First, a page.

He turned towards a morass, in the midst of which was a hollow often resorted to by the persecuted when pursued, and would have reached the hollow, had not another detachment of cavalry coming from an opposite direction suddenly met him. He thus found himself hemmed in, and his heavy horse sinking on the edge of the moss, ere he could right himself he was a prisoner. Simon Paterson had been at the same meeting, and seems to have been taken at the same time. Their presence at the conventicle was their only crime. Both were taken to the gallows standing at Old Cumnock, and without trial, witnesses or jury, hanged that very day. Joseph Wilson, John Humphry, and John and Alexander Jamieson had come from Galloway, and had been at Kilmien. They had sought refuge in Tod Fauld below Benbeoch Craig, in the parish of Dalmellington, where they had lain for some time, but having learned that a reward was offered for their apprehension they retired to Carsgailoch Hill, about five miles to the west of New Cumnock. Here the four were surprised the day after the meeting by a party of dragoons. Alexander Jamieson, as Wodrow calls him, or James Jamieson according to tradition, escaped, but the other three were shot and left by the murderers unburied on the moor. Their friends afterwards interred them on the spot where they fell. A monument

was erected about 1838 over their remains. In digging for its foundation the workmen came upon the bodies of the martyrs lying in the moss. They were in the coats, hose and bonnets, in which they had been shot. Their bodies were still in a state of good preservation, and so was their dress, which was mainly a strong home made cloth, that either had been, or had become the colour of the moss.-Ed.]

HE laird of Ardincaple, commanding a party of Highland

men, killed Robert Lockhart and Gabriel Thomson about

that time also, May ist, 1685. [They had been at a conventicle, and were on their way home, when they were overtaken by Ardincaple coming from the west. The one was shot at Cowplie, at the foot of Melowther Hill, about three miles to the south-west of Eaglesham village ; the other got away, but the soldiers came up to him about a mile further on the road at Sparrow Hill, at a house now in ruins. With his back to the gable of the house, he defended himself, but he was soon overpowered and shot dead. They were strangers to the district. Their remains lie in a corner of Eaglesham churchyard, since made the burying-place of the ministers of the parish. When a new monument was erected in 1838 over the spot, in clearing out the foundation two skulls were found not far from the surface, about the length of a man from each other, lying "heads and thraws" i.e., in opposite directions. No trace of a coffin was to be seen. The inscription on the monument is in the appendix.-ED]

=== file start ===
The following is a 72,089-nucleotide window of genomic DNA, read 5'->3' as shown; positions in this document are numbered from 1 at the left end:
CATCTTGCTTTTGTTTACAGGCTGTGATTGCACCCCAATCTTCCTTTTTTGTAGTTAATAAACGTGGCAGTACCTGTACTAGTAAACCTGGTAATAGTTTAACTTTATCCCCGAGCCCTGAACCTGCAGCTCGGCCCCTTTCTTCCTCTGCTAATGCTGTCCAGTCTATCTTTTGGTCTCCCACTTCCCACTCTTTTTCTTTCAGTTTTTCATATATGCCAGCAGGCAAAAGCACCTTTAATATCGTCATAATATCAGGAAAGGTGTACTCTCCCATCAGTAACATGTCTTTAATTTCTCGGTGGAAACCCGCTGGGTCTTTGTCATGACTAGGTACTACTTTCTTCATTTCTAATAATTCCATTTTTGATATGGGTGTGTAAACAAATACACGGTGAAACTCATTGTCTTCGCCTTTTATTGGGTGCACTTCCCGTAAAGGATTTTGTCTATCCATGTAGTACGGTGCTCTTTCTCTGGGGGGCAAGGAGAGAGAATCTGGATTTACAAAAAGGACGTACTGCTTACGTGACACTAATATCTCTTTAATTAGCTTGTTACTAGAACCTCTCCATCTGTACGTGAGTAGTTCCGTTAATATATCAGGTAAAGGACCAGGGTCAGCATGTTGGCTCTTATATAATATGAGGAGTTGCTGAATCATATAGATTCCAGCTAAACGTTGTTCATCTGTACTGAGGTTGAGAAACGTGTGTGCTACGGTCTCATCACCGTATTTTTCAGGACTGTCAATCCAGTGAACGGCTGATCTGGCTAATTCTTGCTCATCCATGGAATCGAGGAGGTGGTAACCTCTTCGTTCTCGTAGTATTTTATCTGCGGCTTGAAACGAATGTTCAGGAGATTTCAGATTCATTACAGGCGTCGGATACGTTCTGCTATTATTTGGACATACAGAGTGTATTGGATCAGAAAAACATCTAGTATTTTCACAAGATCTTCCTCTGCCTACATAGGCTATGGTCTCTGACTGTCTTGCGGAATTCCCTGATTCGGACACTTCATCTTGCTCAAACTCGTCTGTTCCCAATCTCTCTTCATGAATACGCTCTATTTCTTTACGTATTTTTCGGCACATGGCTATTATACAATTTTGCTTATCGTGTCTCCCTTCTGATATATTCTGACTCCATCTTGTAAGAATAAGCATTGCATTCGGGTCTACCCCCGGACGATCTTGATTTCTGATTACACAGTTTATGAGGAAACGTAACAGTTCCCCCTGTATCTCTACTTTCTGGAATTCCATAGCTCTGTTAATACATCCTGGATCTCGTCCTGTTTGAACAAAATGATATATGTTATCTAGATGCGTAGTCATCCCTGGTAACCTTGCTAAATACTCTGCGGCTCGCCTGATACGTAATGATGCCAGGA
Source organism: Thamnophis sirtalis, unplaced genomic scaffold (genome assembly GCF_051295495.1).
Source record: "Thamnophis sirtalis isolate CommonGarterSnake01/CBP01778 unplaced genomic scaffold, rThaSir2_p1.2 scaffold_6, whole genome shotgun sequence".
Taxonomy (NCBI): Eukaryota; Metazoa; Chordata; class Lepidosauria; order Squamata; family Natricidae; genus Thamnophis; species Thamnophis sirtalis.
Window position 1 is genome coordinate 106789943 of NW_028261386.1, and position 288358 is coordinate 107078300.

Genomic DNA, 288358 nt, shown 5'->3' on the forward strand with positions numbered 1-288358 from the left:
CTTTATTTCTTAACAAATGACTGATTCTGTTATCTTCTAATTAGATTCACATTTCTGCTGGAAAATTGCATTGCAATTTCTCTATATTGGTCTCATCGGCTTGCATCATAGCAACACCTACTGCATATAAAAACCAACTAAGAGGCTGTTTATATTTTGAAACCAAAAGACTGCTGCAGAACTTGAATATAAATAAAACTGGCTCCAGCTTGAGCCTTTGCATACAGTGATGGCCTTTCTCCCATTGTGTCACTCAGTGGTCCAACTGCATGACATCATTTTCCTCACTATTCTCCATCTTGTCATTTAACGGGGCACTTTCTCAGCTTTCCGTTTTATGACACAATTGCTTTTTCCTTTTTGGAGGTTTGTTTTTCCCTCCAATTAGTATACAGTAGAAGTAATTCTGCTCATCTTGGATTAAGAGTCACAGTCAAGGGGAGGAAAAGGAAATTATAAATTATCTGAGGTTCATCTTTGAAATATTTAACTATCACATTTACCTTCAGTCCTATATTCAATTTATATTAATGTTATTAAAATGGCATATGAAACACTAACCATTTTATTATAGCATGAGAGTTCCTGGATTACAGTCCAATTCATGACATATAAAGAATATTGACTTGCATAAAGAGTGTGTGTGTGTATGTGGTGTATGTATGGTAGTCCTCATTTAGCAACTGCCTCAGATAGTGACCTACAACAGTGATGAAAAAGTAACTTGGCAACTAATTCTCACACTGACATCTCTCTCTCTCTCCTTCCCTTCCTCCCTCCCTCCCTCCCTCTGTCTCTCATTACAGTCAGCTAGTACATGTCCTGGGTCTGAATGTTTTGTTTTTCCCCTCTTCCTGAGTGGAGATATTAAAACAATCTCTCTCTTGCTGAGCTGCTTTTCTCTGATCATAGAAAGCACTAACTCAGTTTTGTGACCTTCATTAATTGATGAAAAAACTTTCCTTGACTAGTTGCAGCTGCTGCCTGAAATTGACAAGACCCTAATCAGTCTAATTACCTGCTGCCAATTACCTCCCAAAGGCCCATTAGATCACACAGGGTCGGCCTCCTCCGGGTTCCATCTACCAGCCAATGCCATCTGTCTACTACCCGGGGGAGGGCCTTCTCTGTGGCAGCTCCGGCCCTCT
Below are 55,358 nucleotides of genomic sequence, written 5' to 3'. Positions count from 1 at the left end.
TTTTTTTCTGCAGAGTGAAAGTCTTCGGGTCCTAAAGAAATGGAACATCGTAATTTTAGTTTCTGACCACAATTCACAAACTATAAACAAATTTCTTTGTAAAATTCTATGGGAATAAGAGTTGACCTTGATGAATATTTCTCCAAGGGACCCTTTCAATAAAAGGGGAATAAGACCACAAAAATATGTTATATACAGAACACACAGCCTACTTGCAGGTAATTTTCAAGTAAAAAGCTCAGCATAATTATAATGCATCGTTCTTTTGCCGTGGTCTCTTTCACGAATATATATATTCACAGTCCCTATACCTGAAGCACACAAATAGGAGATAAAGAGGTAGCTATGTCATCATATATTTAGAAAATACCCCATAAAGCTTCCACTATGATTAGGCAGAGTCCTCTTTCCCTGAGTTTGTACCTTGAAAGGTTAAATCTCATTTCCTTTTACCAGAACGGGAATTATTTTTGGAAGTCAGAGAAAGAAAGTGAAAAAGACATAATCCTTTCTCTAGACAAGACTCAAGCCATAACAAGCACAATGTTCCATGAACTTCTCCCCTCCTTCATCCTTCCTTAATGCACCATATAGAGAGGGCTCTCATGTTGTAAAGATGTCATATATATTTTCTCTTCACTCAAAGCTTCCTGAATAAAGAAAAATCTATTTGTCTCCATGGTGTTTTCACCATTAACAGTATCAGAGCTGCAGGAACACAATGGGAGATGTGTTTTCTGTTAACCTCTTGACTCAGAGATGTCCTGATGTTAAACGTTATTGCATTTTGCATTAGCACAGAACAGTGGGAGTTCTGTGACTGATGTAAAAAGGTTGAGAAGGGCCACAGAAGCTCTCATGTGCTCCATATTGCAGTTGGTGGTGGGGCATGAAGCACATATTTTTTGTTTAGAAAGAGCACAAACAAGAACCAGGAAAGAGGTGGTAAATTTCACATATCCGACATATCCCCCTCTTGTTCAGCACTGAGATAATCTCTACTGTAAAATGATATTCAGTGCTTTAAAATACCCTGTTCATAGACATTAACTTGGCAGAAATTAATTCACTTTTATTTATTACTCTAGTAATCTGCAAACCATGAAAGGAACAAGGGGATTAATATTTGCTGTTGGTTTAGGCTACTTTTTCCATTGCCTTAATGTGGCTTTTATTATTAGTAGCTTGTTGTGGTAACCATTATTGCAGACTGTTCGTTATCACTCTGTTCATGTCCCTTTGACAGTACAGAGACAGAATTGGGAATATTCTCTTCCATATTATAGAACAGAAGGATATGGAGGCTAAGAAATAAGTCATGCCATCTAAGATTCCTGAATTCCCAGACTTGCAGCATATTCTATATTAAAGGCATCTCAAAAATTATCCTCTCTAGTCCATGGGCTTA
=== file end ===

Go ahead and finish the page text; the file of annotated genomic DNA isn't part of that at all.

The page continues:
ILLIAM PATERSON was shot at Strathaven, uncertain by whom, 1685

[William Paterson was son to Robert Paterson in Kirkhill, Cambusnethan, who was killed at Airsmoss. William Paterson had been turned out of his house for nonconformity, his family was scattered, and he himself suffered many privations, until at last he was apprehended and sent abroad as a soldier. Making his escape, he came home; and, after being in concealment for some time, was taken upon a Sabbath day in 1685 at Charonheugh. There were fourteen in the place, ten of whom, on the soldiers' approach under Captain Bell, got into a secret place in the cave, while William and other three were made prisoners, who took the oath of abjuration. Viliam Paterson refused it, when the soldiers carried him to Evan